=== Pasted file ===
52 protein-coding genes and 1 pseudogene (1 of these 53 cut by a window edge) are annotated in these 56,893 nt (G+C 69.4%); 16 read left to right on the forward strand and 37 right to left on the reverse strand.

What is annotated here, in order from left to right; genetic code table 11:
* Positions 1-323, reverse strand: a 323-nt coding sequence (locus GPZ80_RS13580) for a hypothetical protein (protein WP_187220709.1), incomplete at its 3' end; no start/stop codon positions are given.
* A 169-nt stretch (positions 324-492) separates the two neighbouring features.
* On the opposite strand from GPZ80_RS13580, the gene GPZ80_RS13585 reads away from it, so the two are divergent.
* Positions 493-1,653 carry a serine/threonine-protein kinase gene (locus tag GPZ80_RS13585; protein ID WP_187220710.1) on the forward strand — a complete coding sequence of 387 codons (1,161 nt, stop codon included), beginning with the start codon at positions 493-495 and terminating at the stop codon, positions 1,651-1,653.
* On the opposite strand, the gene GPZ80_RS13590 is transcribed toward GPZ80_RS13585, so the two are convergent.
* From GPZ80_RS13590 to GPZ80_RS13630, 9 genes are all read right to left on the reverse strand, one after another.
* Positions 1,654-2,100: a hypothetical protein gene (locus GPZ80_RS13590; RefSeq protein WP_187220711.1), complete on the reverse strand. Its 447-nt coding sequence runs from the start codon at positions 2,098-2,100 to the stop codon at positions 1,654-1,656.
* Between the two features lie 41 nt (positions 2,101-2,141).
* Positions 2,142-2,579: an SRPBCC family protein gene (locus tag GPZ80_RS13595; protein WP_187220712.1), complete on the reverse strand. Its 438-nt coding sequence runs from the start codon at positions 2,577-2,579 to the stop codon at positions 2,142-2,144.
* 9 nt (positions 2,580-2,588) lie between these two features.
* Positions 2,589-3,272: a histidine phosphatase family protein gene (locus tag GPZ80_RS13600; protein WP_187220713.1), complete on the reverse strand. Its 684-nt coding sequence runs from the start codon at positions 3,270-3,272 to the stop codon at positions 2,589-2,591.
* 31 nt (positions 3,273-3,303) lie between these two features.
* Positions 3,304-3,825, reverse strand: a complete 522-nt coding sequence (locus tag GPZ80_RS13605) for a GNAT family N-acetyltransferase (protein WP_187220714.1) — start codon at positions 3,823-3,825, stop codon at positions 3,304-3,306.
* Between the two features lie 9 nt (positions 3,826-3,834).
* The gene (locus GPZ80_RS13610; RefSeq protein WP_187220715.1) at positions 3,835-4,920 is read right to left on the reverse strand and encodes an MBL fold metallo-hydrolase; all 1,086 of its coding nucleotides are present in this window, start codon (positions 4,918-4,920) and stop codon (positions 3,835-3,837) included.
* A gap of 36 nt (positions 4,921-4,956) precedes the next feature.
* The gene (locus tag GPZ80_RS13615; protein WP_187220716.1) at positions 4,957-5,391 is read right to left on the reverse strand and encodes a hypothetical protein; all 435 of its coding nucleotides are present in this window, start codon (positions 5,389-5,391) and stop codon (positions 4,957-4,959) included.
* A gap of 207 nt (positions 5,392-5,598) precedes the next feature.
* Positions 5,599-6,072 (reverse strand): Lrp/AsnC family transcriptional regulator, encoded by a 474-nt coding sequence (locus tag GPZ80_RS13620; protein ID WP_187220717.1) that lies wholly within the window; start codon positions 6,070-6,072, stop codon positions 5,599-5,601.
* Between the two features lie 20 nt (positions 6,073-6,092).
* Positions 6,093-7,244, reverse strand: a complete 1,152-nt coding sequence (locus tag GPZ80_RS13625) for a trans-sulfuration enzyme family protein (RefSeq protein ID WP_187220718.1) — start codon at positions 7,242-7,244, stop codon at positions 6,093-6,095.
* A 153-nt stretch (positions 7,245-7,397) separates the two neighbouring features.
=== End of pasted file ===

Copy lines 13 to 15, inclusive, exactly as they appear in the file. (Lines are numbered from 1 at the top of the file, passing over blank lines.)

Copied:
* Positions 2,589-3,272: a histidine phosphatase family protein gene (locus tag GPZ80_RS13600; protein WP_187220713.1), complete on the reverse strand. Its 684-nt coding sequence runs from the start codon at positions 3,270-3,272 to the stop codon at positions 2,589-2,591.
* 31 nt (positions 3,273-3,303) lie between these two features.
* Positions 3,304-3,825, reverse strand: a complete 522-nt coding sequence (locus tag GPZ80_RS13605) for a GNAT family N-acetyltransferase (protein WP_187220714.1) — start codon at positions 3,823-3,825, stop codon at positions 3,304-3,306.